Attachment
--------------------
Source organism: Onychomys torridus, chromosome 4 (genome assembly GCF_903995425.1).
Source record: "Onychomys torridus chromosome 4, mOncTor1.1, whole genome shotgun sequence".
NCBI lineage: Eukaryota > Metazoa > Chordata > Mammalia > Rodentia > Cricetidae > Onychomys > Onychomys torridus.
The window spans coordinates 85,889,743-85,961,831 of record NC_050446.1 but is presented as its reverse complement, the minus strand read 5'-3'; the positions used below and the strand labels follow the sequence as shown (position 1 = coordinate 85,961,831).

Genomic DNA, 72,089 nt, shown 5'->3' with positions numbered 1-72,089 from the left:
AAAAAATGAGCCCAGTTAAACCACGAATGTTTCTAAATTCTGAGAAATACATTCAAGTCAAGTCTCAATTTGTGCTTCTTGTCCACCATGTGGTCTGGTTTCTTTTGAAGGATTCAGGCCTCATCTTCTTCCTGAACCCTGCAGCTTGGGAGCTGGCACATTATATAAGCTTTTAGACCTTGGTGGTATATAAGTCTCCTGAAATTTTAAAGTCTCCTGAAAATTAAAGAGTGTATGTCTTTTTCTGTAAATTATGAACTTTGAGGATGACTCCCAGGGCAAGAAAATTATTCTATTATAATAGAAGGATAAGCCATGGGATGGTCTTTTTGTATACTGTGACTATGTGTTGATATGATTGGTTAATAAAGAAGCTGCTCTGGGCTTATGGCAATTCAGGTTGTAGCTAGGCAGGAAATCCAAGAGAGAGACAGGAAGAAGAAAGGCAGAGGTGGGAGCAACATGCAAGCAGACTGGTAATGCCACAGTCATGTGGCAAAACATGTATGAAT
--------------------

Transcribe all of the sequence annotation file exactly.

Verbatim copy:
Source organism: Onychomys torridus, chromosome 4 (genome assembly GCF_903995425.1).
Source record: "Onychomys torridus chromosome 4, mOncTor1.1, whole genome shotgun sequence".
NCBI lineage: Eukaryota > Metazoa > Chordata > Mammalia > Rodentia > Cricetidae > Onychomys > Onychomys torridus.
The window spans coordinates 85,889,743-85,961,831 of record NC_050446.1 but is presented as its reverse complement, the minus strand read 5'-3'; the positions used below and the strand labels follow the sequence as shown (position 1 = coordinate 85,961,831).

Genomic DNA, 72,089 nt, shown 5'->3' with positions numbered 1-72,089 from the left:
AAAAAATGAGCCCAGTTAAACCACGAATGTTTCTAAATTCTGAGAAATACATTCAAGTCAAGTCTCAATTTGTGCTTCTTGTCCACCATGTGGTCTGGTTTCTTTTGAAGGATTCAGGCCTCATCTTCTTCCTGAACCCTGCAGCTTGGGAGCTGGCACATTATATAAGCTTTTAGACCTTGGTGGTATATAAGTCTCCTGAAATTTTAAAGTCTCCTGAAAATTAAAGAGTGTATGTCTTTTTCTGTAAATTATGAACTTTGAGGATGACTCCCAGGGCAAGAAAATTATTCTATTATAATAGAAGGATAAGCCATGGGATGGTCTTTTTGTATACTGTGACTATGTGTTGATATGATTGGTTAATAAAGAAGCTGCTCTGGGCTTATGGCAATTCAGGTTGTAGCTAGGCAGGAAATCCAAGAGAGAGACAGGAAGAAGAAAGGCAGAGGTGGGAGCAACATGCAAGCAGACTGGTAATGCCACAGTCATGTGGCAAAACATGTATGAAT